Soon after, local biker gang the Ghetto Riders showed up a dozen strong at the door to tell—not ask—the B.Y.O. that they were the security for the night’s festivities. “As it happens,” Schnackenberg recalled in an essay she wrote about the night for Vice magazine back in 2006, “the Ghetto Riders saved our skinny white suburban asses. As soon as they got inside and dug the party, the word hit Camden’s streets: BUFF HALL IS A RIDERS’ PARTY TONIGHT. We had no more shit from the locals.”

At the end of the night—barring MacKaye’s injuries—the show became a twisted victory for the Philly punks. In a Philadelphia scene report he wrote for the nationally distributed punk mag Maximum Rock ‘N’ Roll , Thatcher wrote, “It seems like a consensus that this gig was a true uplift. The punks from the four cities got along fine. This marked a turning point towards a new, forward beginning. Stay tuned—we’ll keep you posted.”

After throwing a few benefit shows in the basement of a West Philly punk house, the B.Y.O. raised enough loot to rent a building on North Third Street they converted into an all-ages show space complete with a skateboard ramp and stage on the second floor and practice spaces for bands in the basement. Although the idea of having this full-time utopian punk community center seemed great in theory, there was doubt of its future in that quickly gentrifying part of town. The reality check came when they hosted a Sunday afternoon show with San Francisco “peace punks” Crucifix in early May.

“Crucifix was heavy duty, very loud and there was no soundproofing done to the space,” says Chuck Meehan, longtime Philly punk veteran and show promoter. “To a unsuspecting neighbor, Crucifix must have sounded like a cross between a jumbo jet taking off, a jackhammer and somebody being hacked to death.” On top of the inevitable noise complaints from neighbors, then-Mayor Bill Green drove by that afternoon, took one look at the punks outside, and an earful of the noise, and that was that. “Two days later, the cops show up and tell us ‘That’s it! Get out! We’re padlocking the building!’” remembers B.Y.O. member Dennis McHugh. ‘Everyone’s rights were fucked right out the window.” Unable to find another space, the Philadelphia B.Y.O. dwindled into the ether of underground culture.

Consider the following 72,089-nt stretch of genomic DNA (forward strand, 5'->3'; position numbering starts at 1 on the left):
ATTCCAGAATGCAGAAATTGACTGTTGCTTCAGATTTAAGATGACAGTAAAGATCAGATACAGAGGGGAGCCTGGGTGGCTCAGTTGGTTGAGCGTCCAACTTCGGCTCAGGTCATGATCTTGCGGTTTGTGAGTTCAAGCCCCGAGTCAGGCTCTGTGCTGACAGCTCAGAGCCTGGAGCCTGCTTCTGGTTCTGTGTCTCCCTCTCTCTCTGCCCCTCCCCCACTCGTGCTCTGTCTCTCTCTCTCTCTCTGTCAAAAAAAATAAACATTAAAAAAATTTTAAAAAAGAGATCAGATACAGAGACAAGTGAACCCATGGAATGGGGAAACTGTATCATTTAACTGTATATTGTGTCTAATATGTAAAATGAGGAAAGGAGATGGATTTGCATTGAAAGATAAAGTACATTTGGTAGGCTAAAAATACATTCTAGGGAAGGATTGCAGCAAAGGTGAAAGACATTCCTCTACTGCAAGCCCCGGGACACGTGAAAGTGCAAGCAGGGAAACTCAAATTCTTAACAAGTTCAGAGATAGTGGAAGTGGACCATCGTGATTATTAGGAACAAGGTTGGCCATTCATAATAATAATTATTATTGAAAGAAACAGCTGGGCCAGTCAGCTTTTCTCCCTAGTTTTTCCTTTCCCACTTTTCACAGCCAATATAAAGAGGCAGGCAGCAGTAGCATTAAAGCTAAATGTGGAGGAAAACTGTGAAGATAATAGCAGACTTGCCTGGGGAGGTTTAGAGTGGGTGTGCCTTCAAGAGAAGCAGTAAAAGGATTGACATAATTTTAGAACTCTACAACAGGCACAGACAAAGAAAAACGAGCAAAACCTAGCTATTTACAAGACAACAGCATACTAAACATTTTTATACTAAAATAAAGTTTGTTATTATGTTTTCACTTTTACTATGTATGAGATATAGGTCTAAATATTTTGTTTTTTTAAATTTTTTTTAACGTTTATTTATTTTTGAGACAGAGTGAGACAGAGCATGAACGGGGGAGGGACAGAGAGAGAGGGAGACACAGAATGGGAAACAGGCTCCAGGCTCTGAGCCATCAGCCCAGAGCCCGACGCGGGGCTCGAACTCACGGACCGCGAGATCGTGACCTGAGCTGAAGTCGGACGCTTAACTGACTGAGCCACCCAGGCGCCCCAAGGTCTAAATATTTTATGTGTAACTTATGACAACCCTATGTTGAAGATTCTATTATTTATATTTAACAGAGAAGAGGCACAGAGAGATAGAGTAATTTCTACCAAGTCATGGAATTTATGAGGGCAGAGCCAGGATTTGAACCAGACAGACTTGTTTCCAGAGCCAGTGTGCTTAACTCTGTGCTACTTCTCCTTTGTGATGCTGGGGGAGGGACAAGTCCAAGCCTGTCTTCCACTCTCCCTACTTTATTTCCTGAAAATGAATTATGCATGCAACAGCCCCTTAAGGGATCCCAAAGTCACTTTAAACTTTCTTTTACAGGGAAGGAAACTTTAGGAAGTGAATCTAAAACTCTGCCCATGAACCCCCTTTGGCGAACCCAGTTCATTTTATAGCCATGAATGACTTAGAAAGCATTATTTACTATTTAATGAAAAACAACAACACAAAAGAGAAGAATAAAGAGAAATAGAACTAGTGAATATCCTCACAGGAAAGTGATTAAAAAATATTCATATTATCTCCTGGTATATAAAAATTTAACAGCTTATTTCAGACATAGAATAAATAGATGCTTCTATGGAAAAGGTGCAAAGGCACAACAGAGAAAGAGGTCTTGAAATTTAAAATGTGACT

The tenure of the Philly B.Y.O. might seem brief, but the impact they made with their DIY beliefs is something that still echoes around the city. From thrash crazy shows thrown in West side living rooms to all the abstract, noxious noise emanating from basement gatherings in the South of town, the B.Y.O. set a precedent for how the music of the misunderstood and desperate is presented in Philadelphia. Here’s hoping that spirit lingers for years to come to liven up—and stink up—this fair city.

The set Minor Threat performed at Buff Hall can be seen on the Minor Threat Live DVD available from Dischord Records,

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1. Junior Music Executive said... on Jun 21, 2012 at 11:42AM

“The Philadelphia Hip-Hop Legacy Project is based on the past, present and future of Hip Hop in
Philadelphia. Designed to show our audience the ethnicity, culture, development and popularity of hip hop; The Philadelphia Hip-Hop Legacy Project will span across three major decades displaying all of the major contributions made from the City of Brotherly Love.

• Short Film (20 minutes) by students to highlight the progression and future of Philly Hip-Hop
• Compilation CD created by students that audition and participate in Philly Hip-Hop Bootcamp
• Event to showcase the talented students selected for the compilation and to view the film